Days after a U.S. airstrike in May killed Taliban leader Mullah Akhtar Mansour, a group of Taliban fighters gathered at a mosque in western Afghanistan to pledge allegiance to their new commander, Maulavi Haibatullah Akhondzada. Then they posted a video of the ceremony on Facebook.
Before the Taliban were toppled from power in the U.S.-led invasion of 2001, the hard-line Islamist group banned television, cinemas and photography as un-Islamic. When they came together again as an insurgency to fight the Afghan government and its foreign backers, they communicated in terse battlefield updates shared through their website and later on Twitter.
They also sent the occasional wordy missive to journalists.
Now, the Taliban are active on a variety of media platforms. They recently began releasing audio files with songs and news updates, and launched a smartphone app for their Voice of Jihad website, available in multiple languages. Their videos, once grainy, are sleek and widely shared.
The Taliban’s digital revamp has coincided with the rise of their rival, Islamic State, which early on surprised the world with its deft command of social media and highly-produced propaganda videos.
rom their hide-outs on both sides of the Afghan-Pakistani border, Taliban have started accounts on open platforms that often stayed below the radar of the companies that operate them. In late 2015, the group began using Telegram Messenger for official communications, following a similar move early in the year by Islamic State, whose technical experts had determined the messaging app was among the most secure encrypted platforms.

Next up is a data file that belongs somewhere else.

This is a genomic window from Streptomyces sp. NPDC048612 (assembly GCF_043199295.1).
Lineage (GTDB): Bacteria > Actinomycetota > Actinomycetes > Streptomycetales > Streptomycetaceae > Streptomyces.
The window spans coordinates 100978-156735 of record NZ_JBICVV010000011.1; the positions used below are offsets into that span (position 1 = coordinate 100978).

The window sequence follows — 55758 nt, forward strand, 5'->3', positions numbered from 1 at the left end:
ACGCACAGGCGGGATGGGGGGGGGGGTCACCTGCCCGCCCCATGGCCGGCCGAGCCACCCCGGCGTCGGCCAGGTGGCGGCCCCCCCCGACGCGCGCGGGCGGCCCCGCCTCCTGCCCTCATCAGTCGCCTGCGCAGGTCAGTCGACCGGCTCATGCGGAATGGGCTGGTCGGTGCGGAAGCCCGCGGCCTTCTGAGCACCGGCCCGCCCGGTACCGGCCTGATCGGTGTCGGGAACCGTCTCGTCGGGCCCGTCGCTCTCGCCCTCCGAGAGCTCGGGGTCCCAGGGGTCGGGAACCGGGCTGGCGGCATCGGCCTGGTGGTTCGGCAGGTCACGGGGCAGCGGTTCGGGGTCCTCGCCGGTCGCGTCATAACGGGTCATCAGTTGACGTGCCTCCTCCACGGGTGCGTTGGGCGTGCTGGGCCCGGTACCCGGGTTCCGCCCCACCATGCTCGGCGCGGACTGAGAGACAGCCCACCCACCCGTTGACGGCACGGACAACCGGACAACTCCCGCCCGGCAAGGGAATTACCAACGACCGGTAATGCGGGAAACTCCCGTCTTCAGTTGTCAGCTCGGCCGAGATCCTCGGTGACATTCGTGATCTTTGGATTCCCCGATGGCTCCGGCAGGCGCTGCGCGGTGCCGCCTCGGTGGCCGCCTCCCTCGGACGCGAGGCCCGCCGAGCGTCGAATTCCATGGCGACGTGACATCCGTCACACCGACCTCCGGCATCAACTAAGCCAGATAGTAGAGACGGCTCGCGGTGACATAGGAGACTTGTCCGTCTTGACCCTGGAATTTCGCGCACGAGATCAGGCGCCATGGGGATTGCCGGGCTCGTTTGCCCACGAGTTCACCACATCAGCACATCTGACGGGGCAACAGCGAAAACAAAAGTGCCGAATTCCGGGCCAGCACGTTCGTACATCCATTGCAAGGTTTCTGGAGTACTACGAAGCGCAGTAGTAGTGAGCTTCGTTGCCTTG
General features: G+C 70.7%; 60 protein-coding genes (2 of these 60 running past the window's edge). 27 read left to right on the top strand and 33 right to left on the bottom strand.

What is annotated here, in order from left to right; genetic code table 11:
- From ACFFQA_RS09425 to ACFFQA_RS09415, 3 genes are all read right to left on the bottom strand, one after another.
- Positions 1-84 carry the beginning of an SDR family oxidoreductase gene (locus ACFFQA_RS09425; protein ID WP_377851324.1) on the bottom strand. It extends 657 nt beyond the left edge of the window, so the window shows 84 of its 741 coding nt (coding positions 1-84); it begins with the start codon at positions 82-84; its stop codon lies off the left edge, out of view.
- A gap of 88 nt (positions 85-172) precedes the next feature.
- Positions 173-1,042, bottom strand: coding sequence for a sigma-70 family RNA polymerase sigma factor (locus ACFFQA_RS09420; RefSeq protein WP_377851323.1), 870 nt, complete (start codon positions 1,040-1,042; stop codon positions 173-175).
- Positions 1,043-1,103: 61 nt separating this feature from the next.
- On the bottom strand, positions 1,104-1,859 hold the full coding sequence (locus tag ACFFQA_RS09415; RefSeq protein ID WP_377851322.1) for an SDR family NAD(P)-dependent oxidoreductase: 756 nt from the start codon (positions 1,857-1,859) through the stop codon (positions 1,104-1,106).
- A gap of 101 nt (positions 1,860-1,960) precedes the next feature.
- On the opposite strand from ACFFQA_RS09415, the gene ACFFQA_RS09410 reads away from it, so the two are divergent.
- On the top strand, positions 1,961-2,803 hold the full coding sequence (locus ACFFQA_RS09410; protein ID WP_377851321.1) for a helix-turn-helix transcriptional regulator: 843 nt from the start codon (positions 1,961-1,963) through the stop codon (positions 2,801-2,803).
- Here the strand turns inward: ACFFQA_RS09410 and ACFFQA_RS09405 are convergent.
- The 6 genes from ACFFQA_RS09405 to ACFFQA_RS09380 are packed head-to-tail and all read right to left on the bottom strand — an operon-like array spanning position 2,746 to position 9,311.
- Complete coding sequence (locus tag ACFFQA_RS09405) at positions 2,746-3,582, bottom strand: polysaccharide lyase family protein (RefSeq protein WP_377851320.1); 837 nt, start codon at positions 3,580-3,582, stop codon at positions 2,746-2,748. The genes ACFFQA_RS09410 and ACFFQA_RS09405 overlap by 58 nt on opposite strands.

In March, the Taliban tech team headed by Mr. Khalil rolled out the Taliban’s Voice of Jihad app, designed for smartphones powered by the Google Android operating system. The idea was to make the group’s online content—updates from the front line, propaganda videos and official statements—more accessible to Afghans, who go online mainly through their mobile phones. “It became a priority for us,” said Mr. Khalil.
The stepped-up digital outreach comes as the Taliban, through its media office, has been trying to play down the appearance of growing divisions within the insurgency, even as rival factions battle each other in parts of the country. It also comes as companies, governments and hackers intensify efforts to confront extremist activity online.